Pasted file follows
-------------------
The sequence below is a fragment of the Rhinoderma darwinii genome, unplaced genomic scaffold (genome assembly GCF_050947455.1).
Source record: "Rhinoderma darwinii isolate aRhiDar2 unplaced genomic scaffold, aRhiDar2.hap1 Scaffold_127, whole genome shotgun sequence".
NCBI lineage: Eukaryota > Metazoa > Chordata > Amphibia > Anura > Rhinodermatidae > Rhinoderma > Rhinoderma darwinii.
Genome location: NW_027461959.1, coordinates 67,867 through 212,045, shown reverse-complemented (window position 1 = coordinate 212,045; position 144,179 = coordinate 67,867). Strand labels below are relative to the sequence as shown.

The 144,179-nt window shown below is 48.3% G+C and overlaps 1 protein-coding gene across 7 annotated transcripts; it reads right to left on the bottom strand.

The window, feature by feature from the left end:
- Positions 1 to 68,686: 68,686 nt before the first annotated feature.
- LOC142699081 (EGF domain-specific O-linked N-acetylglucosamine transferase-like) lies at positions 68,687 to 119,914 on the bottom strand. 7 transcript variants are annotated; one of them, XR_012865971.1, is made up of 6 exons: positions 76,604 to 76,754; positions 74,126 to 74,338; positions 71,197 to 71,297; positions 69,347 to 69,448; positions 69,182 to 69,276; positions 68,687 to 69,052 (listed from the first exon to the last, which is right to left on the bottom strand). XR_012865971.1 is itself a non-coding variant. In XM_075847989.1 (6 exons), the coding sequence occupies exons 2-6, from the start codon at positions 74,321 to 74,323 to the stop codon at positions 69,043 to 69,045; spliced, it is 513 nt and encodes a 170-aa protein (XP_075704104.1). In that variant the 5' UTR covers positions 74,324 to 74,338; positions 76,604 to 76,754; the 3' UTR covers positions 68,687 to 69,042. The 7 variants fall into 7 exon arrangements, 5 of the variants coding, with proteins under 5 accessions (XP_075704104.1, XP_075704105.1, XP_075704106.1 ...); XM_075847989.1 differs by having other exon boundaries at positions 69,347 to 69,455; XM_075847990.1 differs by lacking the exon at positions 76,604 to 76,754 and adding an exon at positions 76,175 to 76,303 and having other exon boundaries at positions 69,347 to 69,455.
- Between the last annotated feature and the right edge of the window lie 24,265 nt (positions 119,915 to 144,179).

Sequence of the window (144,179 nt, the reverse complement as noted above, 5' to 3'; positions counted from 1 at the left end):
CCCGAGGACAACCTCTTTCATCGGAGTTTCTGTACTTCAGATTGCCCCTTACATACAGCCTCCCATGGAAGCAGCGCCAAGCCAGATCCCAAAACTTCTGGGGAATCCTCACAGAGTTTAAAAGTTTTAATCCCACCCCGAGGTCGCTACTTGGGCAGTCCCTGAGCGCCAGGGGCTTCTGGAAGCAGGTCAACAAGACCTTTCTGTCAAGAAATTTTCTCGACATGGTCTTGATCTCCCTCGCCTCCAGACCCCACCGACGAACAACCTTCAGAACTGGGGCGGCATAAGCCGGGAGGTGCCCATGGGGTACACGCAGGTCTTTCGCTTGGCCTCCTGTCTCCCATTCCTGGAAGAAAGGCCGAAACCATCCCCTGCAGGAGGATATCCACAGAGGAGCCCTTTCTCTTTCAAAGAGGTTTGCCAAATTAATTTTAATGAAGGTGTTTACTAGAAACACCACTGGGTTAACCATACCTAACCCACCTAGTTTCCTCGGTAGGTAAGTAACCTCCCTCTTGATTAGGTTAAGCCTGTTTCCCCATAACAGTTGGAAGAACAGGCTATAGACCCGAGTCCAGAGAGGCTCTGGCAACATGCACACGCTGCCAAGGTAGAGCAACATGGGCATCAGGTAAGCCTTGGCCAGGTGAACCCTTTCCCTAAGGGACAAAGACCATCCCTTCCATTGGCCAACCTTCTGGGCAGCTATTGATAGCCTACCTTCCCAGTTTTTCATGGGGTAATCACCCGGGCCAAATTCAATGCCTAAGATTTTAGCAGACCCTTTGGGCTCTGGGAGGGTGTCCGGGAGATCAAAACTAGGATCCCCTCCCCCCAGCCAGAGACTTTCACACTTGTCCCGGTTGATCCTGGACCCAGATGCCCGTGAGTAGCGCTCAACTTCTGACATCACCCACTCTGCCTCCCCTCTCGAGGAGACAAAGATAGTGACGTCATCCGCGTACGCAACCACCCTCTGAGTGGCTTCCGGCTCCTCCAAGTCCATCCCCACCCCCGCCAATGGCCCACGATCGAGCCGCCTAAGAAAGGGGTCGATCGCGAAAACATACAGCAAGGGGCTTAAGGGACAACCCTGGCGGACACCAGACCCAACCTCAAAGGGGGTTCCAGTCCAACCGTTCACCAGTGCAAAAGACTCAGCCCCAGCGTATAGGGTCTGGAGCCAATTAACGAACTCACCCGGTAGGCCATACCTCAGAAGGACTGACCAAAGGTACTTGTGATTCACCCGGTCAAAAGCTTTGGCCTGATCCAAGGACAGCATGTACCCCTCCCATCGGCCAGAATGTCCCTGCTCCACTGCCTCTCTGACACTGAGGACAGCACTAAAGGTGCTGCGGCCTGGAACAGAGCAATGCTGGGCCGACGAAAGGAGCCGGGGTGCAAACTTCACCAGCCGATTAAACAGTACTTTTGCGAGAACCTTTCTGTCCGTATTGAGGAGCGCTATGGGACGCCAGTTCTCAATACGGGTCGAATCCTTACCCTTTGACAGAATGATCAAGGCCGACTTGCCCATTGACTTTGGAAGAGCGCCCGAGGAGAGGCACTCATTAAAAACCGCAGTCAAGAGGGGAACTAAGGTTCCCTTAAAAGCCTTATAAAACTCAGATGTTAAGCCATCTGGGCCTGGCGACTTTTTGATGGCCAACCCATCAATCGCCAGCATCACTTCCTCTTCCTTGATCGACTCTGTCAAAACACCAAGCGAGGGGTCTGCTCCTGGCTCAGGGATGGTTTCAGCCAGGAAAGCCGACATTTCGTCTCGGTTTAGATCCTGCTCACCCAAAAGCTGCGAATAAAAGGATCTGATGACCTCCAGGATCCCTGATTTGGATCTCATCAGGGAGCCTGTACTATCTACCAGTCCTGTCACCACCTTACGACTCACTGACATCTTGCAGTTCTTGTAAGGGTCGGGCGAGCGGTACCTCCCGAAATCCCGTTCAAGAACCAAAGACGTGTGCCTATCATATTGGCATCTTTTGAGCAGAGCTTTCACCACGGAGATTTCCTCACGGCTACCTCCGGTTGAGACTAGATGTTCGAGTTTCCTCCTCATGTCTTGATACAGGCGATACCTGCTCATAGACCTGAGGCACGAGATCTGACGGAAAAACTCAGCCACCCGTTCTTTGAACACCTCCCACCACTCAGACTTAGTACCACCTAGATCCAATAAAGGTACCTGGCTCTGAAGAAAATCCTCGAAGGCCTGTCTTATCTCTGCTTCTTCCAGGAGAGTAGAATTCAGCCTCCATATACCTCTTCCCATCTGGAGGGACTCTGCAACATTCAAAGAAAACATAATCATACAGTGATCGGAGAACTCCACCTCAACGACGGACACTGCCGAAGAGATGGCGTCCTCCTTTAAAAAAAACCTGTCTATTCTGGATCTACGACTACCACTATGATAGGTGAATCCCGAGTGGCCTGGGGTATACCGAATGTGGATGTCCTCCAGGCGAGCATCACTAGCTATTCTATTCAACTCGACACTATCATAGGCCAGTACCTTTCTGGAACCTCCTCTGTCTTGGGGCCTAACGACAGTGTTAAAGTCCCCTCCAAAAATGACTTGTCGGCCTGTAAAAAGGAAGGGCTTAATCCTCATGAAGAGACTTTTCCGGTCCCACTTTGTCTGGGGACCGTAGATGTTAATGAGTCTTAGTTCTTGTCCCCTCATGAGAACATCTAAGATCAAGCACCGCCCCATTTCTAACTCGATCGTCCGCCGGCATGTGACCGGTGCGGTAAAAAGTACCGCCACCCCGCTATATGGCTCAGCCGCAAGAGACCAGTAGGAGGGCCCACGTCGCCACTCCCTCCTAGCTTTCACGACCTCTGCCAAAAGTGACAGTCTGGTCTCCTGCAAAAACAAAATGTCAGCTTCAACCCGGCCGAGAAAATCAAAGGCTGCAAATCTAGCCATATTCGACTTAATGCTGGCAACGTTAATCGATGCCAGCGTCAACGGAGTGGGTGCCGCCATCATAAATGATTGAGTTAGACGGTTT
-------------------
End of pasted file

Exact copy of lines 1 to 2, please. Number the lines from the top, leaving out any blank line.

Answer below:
The sequence below is a fragment of the Rhinoderma darwinii genome, unplaced genomic scaffold (genome assembly GCF_050947455.1).
Source record: "Rhinoderma darwinii isolate aRhiDar2 unplaced genomic scaffold, aRhiDar2.hap1 Scaffold_127, whole genome shotgun sequence".